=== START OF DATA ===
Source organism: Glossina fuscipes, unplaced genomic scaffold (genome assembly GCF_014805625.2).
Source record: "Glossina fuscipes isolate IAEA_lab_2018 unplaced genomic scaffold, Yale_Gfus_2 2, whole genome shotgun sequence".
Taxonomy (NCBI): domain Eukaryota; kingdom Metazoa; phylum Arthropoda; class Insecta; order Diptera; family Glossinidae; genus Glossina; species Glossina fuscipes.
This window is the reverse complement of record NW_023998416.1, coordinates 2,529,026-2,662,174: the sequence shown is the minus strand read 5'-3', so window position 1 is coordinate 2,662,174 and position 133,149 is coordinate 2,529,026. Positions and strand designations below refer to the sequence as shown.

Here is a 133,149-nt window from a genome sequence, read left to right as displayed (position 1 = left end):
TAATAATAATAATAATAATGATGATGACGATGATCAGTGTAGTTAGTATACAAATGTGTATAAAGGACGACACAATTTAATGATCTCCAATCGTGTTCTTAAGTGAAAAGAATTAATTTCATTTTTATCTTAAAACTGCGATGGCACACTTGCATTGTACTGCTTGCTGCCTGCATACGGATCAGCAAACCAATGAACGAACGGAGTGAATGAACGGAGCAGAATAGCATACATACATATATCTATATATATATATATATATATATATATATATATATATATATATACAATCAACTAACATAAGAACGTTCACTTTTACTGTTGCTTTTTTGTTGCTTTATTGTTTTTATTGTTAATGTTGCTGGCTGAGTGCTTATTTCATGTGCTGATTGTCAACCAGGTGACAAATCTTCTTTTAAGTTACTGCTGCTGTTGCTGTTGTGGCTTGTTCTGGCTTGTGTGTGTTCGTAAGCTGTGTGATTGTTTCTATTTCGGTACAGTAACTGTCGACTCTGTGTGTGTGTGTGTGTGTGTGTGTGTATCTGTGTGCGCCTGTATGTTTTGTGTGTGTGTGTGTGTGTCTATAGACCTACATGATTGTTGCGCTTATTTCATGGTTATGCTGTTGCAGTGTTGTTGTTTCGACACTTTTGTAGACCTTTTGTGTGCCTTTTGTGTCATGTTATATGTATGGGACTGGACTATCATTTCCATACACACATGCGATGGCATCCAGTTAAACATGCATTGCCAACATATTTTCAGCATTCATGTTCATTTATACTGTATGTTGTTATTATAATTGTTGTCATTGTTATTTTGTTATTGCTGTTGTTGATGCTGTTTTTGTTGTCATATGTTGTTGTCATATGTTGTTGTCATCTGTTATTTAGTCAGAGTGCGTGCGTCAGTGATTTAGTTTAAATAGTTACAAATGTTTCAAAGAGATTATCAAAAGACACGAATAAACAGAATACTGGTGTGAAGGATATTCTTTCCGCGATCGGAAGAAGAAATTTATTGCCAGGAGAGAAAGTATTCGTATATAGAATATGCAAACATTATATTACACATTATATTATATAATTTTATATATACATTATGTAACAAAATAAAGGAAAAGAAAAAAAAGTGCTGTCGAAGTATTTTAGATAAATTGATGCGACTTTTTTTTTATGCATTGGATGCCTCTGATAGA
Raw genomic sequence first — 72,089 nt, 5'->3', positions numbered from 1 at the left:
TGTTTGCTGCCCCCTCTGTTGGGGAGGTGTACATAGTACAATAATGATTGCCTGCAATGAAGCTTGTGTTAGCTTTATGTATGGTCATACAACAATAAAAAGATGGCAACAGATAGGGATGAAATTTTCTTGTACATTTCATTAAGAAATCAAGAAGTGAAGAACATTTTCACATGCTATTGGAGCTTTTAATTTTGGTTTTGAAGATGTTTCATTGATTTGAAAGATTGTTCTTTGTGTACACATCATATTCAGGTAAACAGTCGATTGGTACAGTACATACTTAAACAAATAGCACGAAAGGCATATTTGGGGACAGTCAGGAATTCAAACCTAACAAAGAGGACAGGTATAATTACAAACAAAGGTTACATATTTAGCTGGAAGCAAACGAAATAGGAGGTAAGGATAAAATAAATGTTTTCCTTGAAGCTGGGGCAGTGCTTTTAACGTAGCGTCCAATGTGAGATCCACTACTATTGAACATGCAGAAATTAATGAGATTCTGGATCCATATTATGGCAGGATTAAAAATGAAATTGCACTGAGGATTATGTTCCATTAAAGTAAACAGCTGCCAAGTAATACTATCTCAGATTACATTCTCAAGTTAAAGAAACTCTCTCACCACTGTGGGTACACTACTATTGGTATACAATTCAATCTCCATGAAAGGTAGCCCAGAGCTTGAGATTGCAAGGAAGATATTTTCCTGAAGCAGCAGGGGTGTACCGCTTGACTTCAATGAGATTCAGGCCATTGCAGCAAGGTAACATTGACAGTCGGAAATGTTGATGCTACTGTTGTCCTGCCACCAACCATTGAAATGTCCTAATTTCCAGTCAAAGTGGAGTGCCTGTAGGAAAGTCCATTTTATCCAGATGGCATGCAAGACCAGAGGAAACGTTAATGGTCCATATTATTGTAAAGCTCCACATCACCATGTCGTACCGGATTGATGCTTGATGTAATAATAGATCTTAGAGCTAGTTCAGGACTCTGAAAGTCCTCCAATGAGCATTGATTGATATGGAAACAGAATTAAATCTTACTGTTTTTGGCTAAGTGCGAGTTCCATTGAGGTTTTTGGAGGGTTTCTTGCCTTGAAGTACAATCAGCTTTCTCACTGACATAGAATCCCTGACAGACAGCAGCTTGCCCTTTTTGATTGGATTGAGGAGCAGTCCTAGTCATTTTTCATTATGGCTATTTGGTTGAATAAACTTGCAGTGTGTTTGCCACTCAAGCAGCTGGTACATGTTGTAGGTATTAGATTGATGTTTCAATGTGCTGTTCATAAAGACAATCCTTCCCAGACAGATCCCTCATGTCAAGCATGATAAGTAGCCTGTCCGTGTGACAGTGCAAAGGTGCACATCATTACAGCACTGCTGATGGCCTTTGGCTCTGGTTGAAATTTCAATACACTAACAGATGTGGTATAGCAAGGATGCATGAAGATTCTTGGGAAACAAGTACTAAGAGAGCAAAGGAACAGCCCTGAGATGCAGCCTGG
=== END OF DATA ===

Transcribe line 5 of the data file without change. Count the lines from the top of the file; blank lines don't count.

Here is a 133,149-nt window from a genome sequence, read left to right as displayed (position 1 = left end):